Explained: TRP and its loopholes

The TRP or Target Rating Point is the metric used by the marketing and advertising agencies to evaluate this viewership.

Updated - November 28, 2021 01:38 pm IST

Published - October 08, 2020 08:42 pm IST - New Delhi:

Photo for representational purpose only.

Photo for representational purpose only.


What is a TRP?

In simple terms, anyone who watches television for more than a minute is considered a viewer. A viewer can be as young as a two-year-old. The TRP or Target Rating Point is the metric used by the marketing and advertising agencies to evaluate this viewership. In India, the TRP is recorded by the Broadcast Audience Research Council using Bar-O-Meters that are installed in televisions in selected households. As on date, the BARC has installed these meters in 44,000 households across the country. Audio watermarks are embedded in video content prior to broadcast. These watermarks are not audible to the human ear, but can easily be detected and decoded using dedicated hardware and software. As viewing details are recorded by the Bar-O-Meters, so are the watermarks.


How are the households selected?

Selection of households where Bar-O-Meters are installed is a two-stage process. The first step is the Establishment Survey, a large-scale face-to-face survey of a sample of approximately 3 lakh households from the target population. This is done annually. Out of these, the households which will have Bar-O-Meters or what the BARC calls the Recruitment Sample are randomly selected. The fieldwork to recruit households is not done directly by BARC. The BARC on its website has said that the viewing behaviour of panel homes is reported to BARC India daily. Coincidental checks either physically or telephonically are done regularly. Certain suspicious outliers are also checked directly by BARC India. “BARC India also involves a separate vigilance agency to check on outliers that it considers highly suspicious,” the website says. And as per the guidelines of the Ministry of Information and Broadcasting, these households rotate every year. This rotation is in such a manner that older panel homes are removed first while maintaining the representativeness of the panel. The rotation is conducted in a staggered manner by rotating panel homes every month. The Ministry guidelines further say that the secrecy and privacy of the panel homes must be maintained, and asked the BARC to follow a voluntary code of conduct.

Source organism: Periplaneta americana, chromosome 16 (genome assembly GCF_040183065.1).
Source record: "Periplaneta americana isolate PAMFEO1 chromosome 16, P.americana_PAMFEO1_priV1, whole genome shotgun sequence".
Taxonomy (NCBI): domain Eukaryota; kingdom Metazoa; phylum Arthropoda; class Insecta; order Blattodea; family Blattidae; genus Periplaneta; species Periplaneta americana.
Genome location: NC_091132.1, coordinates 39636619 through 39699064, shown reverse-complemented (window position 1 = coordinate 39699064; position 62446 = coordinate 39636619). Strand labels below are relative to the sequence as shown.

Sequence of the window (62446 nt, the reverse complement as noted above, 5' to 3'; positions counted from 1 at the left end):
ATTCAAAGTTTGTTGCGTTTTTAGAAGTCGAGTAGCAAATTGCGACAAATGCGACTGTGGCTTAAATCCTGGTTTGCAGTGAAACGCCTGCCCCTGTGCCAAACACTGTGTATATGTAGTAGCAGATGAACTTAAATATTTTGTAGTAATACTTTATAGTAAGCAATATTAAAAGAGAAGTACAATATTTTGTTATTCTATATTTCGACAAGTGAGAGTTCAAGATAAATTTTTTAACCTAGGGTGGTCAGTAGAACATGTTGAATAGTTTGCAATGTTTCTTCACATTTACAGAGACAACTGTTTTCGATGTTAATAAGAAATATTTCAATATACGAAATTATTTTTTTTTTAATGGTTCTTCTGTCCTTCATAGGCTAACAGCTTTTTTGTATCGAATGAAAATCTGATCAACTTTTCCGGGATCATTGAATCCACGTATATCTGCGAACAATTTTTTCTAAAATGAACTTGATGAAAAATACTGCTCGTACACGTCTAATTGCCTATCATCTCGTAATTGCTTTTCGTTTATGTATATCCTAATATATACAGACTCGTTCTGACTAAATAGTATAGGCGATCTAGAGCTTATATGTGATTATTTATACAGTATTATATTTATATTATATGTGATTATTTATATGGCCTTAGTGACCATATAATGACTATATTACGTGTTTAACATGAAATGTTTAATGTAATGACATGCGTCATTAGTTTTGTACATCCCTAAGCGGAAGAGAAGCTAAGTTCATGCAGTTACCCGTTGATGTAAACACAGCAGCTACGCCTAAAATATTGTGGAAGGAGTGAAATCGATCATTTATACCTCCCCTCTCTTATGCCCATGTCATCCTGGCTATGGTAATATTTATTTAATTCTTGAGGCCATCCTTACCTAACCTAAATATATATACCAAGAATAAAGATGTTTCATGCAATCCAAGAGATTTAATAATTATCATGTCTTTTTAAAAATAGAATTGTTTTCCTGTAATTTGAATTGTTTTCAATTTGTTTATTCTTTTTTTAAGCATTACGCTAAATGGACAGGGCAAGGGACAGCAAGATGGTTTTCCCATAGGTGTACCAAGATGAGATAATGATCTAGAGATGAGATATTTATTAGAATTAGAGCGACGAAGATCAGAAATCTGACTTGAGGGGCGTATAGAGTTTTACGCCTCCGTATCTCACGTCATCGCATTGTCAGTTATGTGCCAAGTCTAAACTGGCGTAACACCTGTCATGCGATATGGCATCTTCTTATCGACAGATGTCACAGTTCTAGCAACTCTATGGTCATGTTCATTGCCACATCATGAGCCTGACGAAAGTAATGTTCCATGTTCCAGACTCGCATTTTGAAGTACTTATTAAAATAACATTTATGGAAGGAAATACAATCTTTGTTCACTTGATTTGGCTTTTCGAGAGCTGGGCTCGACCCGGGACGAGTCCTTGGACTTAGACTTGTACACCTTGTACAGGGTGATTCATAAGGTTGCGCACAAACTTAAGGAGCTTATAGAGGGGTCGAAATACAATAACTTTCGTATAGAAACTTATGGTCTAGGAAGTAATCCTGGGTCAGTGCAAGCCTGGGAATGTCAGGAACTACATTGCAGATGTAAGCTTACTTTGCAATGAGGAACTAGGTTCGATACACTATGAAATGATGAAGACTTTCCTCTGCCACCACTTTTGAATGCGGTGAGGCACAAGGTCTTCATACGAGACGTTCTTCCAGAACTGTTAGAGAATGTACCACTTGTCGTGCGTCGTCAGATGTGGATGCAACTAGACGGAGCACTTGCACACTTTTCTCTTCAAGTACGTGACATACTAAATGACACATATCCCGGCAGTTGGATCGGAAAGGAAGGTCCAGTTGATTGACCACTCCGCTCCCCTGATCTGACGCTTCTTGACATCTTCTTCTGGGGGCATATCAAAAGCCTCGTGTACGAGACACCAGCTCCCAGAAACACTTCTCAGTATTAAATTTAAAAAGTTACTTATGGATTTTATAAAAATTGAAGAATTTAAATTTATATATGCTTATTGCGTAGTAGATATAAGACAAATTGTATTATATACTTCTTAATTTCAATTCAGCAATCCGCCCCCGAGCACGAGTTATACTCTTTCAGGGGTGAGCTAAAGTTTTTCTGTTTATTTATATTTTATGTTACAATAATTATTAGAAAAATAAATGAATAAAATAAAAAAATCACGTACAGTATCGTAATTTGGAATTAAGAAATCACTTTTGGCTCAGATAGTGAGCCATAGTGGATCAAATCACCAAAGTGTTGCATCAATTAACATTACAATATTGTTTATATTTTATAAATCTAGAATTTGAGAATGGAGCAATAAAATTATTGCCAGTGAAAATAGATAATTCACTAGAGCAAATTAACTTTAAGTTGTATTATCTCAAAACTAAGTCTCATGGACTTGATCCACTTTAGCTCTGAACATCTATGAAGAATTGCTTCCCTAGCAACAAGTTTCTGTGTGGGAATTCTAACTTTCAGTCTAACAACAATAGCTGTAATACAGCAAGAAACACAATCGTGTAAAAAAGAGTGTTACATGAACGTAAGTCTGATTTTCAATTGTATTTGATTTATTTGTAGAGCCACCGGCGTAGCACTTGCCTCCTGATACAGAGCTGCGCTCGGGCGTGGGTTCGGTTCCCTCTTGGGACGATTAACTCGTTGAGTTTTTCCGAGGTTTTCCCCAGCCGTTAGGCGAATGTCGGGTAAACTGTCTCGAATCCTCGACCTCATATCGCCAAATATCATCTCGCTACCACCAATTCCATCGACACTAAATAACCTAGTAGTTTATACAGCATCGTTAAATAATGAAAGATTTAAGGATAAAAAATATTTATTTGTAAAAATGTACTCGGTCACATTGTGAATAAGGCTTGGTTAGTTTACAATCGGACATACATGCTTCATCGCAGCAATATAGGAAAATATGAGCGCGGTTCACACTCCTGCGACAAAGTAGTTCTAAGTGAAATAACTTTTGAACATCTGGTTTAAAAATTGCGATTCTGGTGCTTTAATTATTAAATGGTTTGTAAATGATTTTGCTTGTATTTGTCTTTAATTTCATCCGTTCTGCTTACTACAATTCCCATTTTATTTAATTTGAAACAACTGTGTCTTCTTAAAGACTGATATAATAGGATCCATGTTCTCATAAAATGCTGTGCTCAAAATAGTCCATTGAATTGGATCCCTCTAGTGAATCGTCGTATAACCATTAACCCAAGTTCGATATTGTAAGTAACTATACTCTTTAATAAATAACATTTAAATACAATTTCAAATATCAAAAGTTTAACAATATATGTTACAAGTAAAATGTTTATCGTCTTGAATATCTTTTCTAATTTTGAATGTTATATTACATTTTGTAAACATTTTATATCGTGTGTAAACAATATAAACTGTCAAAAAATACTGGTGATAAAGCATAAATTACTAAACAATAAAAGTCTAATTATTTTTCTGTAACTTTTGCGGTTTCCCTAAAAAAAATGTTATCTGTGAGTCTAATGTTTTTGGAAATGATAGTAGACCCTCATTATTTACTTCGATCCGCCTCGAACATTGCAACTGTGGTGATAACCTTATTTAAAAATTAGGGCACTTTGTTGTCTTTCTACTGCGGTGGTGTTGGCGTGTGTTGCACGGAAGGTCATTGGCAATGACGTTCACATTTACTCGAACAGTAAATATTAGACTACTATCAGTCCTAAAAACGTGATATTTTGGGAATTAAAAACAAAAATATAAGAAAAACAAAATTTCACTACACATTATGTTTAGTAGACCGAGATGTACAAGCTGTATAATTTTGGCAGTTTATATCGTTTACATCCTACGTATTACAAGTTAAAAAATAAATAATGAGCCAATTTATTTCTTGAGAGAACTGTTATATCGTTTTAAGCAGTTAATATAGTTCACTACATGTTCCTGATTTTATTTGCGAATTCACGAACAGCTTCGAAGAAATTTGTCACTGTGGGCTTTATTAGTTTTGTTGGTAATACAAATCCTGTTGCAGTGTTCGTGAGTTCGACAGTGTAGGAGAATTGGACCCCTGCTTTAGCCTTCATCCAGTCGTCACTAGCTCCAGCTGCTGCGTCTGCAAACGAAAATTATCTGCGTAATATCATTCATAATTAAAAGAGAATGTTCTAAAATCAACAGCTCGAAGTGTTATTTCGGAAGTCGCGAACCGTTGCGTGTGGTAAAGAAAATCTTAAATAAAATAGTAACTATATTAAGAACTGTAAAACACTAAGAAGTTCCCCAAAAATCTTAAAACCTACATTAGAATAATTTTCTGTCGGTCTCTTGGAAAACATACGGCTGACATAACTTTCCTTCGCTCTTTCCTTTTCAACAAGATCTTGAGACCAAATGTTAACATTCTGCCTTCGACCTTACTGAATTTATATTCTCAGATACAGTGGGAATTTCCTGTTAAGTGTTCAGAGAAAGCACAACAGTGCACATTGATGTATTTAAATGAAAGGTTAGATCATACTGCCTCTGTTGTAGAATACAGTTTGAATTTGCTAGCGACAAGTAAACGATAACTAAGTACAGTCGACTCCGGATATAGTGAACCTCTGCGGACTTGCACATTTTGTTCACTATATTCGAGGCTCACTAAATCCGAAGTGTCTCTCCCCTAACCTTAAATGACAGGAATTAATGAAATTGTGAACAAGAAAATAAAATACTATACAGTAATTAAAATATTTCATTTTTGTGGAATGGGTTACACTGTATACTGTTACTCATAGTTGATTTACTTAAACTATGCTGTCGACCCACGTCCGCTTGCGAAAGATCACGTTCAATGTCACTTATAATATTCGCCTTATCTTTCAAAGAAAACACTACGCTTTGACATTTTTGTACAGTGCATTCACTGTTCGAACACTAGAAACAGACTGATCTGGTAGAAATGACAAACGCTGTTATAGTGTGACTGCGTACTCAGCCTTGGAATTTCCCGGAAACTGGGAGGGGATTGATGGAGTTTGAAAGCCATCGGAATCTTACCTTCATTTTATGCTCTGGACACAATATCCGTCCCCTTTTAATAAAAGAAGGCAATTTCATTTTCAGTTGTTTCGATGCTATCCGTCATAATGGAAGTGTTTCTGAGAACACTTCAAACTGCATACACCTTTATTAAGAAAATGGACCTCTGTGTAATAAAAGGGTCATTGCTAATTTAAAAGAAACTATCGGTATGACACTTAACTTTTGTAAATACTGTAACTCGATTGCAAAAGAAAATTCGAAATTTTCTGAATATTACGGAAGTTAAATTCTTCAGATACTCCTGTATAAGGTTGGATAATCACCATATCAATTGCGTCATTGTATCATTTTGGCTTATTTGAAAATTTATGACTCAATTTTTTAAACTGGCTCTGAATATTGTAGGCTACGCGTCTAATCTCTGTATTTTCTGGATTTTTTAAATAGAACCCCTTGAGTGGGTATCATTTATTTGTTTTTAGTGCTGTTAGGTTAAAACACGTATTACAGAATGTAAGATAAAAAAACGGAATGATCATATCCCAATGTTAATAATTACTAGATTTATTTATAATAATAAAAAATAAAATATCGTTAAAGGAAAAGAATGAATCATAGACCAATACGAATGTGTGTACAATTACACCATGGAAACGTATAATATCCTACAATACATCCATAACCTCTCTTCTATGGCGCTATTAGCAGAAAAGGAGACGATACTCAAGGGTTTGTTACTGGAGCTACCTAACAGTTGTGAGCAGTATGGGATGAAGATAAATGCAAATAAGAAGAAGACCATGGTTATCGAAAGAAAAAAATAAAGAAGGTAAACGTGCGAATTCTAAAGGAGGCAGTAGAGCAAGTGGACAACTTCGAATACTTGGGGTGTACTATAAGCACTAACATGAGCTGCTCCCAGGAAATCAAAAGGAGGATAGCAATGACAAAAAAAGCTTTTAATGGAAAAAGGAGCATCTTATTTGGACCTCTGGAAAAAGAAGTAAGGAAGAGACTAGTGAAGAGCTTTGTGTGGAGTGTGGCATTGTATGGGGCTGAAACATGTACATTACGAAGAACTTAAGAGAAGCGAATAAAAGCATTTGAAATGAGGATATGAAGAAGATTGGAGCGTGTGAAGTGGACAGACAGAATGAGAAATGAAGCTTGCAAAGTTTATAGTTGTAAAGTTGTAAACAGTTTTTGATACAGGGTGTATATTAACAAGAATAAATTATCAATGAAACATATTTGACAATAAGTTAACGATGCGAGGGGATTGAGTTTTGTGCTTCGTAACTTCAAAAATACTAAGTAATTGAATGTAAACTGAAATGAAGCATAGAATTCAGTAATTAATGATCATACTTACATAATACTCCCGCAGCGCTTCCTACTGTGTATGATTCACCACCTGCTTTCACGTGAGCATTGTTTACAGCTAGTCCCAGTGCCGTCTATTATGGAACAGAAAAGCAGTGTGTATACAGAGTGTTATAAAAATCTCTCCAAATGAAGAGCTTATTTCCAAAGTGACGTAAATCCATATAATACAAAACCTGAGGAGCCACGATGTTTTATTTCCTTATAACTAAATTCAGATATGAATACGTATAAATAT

What are the loopholes in the process?

The Mumbai police claimed that households were being paid to manipulate the TRP.

“As in all our previous cases of suspected panel homes intrusions, BARC India continues to follow its established vigilance and disciplinary guidelines. BARC remains steadfastly true to its purpose to accurately and faithfully report ‘What India Watches’. BARC India appreciates the efforts of the Mumbai Police and will provide the support asked of it,” the BARC India spokesperson said.

Several doubts have been raised on many previous occasions about the working of the TRP. On Wednesday, Information and Broadcasting Minister Prakash Javadekar had said that the TRP process needs a rethink and attacked what he called “TRP Journalism”. Speaking at an event organised by the Rashtriya Swayamsevak Sangh newsletter Panchajanya , Mr. Javadekar said, “Because we believe in self-regulation, I urge media companies to work out a way for regulating their content. The government has faith in the media and the freedom of the press, but the media should work out a way to ensure how its freedom is ensured.” Public broadcaster Doordarshan has time and again said that TRP did not reflect the actual viewership.

As per several reports, about 70% of the revenue for television channels comes from advertising and only 30% from subscription. Many channels have argued that the subscription rates, which are controlled by the Telecom Regulatory Authority of India (TRAI), should be raised so that TV channels are not forced to serve the lowest common denominator.

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